Skip to content
Java client library for the Square API
Java
Branch: master
Clone or download
Latest commit 5e13150 Jan 22, 2020
Permalink
Type Name Latest commit message Commit time
Failed to load latest commit information.
doc release Jan 22, 2020
maven Setup Travis Dec 19, 2019
src release Jan 22, 2020
.gitignore 4.0.0.20191217 release Dec 17, 2019
.travis.yml Setup Travis Dec 19, 2019
CHANGELOG.md Create CHANGELOG.md Jan 22, 2020
LICENSE 4.0.0.20191217 release Dec 17, 2019
README.md Update README.md Jan 22, 2020
pom.xml release Jan 22, 2020

README.md

Square logo

Square Java SDK

Travis status Maven Central Apache-2 license

Use this library to integrate Square payments into your app and grow your business with Square APIs including Catalog, Customers, Employees, Inventory, Labor, Locations, and Orders.

Requirements

Use of the Square Java SDK requires:

  • Java 8 or better
  • Maven or Gradle to build and install the SDK.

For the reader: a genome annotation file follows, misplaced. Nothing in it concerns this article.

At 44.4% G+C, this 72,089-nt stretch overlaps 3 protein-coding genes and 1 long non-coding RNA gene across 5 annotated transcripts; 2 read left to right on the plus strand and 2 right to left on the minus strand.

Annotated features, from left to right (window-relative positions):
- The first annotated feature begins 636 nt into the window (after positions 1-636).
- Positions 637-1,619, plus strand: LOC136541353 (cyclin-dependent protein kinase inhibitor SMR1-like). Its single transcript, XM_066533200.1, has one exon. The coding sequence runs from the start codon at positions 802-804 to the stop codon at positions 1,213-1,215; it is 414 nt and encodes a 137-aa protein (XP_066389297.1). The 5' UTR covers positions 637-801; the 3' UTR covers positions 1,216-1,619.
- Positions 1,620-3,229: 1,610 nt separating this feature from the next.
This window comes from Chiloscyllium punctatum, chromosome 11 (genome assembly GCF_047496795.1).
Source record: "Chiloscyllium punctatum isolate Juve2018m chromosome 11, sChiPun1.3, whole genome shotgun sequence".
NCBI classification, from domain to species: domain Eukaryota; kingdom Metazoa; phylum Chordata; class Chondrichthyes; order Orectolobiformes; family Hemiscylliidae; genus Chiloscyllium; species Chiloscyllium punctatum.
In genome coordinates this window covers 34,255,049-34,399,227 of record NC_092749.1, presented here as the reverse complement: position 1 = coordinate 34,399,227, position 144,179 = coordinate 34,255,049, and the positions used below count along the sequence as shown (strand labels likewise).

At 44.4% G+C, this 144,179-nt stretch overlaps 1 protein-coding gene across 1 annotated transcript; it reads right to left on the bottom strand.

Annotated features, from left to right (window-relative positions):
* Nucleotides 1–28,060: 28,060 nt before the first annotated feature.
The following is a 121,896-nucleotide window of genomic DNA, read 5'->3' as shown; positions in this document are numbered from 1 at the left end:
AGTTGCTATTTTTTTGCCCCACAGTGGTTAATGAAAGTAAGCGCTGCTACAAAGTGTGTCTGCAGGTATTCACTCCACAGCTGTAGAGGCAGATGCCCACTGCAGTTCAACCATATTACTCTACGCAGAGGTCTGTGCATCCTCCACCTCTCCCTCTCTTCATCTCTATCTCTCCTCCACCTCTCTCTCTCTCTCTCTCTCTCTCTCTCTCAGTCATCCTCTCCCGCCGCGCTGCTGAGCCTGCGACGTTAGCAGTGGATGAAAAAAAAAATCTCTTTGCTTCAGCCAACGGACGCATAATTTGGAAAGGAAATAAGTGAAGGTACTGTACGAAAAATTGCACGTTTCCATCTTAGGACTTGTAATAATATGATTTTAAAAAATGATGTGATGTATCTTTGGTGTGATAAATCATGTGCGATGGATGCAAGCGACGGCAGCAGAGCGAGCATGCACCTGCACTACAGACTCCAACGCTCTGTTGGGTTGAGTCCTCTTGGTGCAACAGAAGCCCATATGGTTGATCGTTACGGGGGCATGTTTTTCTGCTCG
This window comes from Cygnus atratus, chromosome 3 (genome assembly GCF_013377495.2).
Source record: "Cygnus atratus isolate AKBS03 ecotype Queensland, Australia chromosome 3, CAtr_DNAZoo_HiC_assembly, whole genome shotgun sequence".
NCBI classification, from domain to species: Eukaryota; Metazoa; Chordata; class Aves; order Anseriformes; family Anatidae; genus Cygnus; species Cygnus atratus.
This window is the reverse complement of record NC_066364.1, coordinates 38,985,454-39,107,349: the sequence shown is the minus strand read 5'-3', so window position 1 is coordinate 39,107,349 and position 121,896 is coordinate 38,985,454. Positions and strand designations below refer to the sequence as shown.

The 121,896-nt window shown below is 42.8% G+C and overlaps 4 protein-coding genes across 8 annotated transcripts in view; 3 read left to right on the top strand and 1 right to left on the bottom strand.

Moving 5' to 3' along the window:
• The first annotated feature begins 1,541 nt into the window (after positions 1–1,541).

Installation

Install with Maven

Install the API client library to your local Maven repository:

mvn install -DskipTests

OR

Install the client dynamically by adding a dependency to the POM for your project:

<dependency>
    <groupId>com.squareup</groupId>
    <artifactId>square</artifactId>
    <version>4.1.0.20200122</version>
</dependency>

Install with Gradle

Install the client by adding the following dependency to the build file for your project:

implementation "com.squareup:square:4.1.0.20200122"

API documentation

Take Payments

More Square APIs

Authorization APIs

Deprecated APIs

Usage

First time using Square? Here’s how to get started: